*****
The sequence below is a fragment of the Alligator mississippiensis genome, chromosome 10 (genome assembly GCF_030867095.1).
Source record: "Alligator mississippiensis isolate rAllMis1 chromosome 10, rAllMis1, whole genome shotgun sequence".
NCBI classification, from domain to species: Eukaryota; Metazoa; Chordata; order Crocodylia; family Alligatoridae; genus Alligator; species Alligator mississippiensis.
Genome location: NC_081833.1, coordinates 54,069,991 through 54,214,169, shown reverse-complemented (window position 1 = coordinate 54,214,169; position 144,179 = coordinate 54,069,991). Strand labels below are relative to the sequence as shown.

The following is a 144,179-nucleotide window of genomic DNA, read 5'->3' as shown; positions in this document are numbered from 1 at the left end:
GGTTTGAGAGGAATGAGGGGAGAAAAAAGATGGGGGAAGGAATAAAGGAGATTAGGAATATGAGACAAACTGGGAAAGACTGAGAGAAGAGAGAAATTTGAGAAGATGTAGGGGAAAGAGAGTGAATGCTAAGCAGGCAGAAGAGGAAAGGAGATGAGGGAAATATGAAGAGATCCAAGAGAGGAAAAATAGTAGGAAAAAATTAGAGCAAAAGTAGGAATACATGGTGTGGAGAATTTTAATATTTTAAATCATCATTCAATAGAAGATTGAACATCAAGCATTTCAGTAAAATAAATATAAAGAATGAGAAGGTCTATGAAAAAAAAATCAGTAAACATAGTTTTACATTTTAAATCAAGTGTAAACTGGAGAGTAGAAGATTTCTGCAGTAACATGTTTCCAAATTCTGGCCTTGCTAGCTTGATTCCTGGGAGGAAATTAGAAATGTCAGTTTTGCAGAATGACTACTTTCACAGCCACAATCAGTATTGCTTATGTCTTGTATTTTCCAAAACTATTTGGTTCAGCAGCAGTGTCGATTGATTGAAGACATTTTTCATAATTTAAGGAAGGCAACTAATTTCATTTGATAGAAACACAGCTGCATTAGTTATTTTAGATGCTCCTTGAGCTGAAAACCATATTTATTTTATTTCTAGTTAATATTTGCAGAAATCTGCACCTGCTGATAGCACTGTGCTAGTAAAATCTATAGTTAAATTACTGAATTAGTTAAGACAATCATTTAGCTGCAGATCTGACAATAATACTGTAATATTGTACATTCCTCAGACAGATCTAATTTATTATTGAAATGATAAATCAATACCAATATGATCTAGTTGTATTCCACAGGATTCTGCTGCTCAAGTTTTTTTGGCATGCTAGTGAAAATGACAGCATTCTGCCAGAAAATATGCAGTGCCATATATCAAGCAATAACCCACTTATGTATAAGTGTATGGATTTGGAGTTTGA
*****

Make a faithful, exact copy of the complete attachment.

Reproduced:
The sequence below is a fragment of the Alligator mississippiensis genome, chromosome 10 (genome assembly GCF_030867095.1).
Source record: "Alligator mississippiensis isolate rAllMis1 chromosome 10, rAllMis1, whole genome shotgun sequence".
NCBI classification, from domain to species: Eukaryota; Metazoa; Chordata; order Crocodylia; family Alligatoridae; genus Alligator; species Alligator mississippiensis.
Genome location: NC_081833.1, coordinates 54,069,991 through 54,214,169, shown reverse-complemented (window position 1 = coordinate 54,214,169; position 144,179 = coordinate 54,069,991). Strand labels below are relative to the sequence as shown.

The following is a 144,179-nucleotide window of genomic DNA, read 5'->3' as shown; positions in this document are numbered from 1 at the left end:
GGTTTGAGAGGAATGAGGGGAGAAAAAAGATGGGGGAAGGAATAAAGGAGATTAGGAATATGAGACAAACTGGGAAAGACTGAGAGAAGAGAGAAATTTGAGAAGATGTAGGGGAAAGAGAGTGAATGCTAAGCAGGCAGAAGAGGAAAGGAGATGAGGGAAATATGAAGAGATCCAAGAGAGGAAAAATAGTAGGAAAAAATTAGAGCAAAAGTAGGAATACATGGTGTGGAGAATTTTAATATTTTAAATCATCATTCAATAGAAGATTGAACATCAAGCATTTCAGTAAAATAAATATAAAGAATGAGAAGGTCTATGAAAAAAAAATCAGTAAACATAGTTTTACATTTTAAATCAAGTGTAAACTGGAGAGTAGAAGATTTCTGCAGTAACATGTTTCCAAATTCTGGCCTTGCTAGCTTGATTCCTGGGAGGAAATTAGAAATGTCAGTTTTGCAGAATGACTACTTTCACAGCCACAATCAGTATTGCTTATGTCTTGTATTTTCCAAAACTATTTGGTTCAGCAGCAGTGTCGATTGATTGAAGACATTTTTCATAATTTAAGGAAGGCAACTAATTTCATTTGATAGAAACACAGCTGCATTAGTTATTTTAGATGCTCCTTGAGCTGAAAACCATATTTATTTTATTTCTAGTTAATATTTGCAGAAATCTGCACCTGCTGATAGCACTGTGCTAGTAAAATCTATAGTTAAATTACTGAATTAGTTAAGACAATCATTTAGCTGCAGATCTGACAATAATACTGTAATATTGTACATTCCTCAGACAGATCTAATTTATTATTGAAATGATAAATCAATACCAATATGATCTAGTTGTATTCCACAGGATTCTGCTGCTCAAGTTTTTTTGGCATGCTAGTGAAAATGACAGCATTCTGCCAGAAAATATGCAGTGCCATATATCAAGCAATAACCCACTTATGTATAAGTGTATGGATTTGGAGTTTGA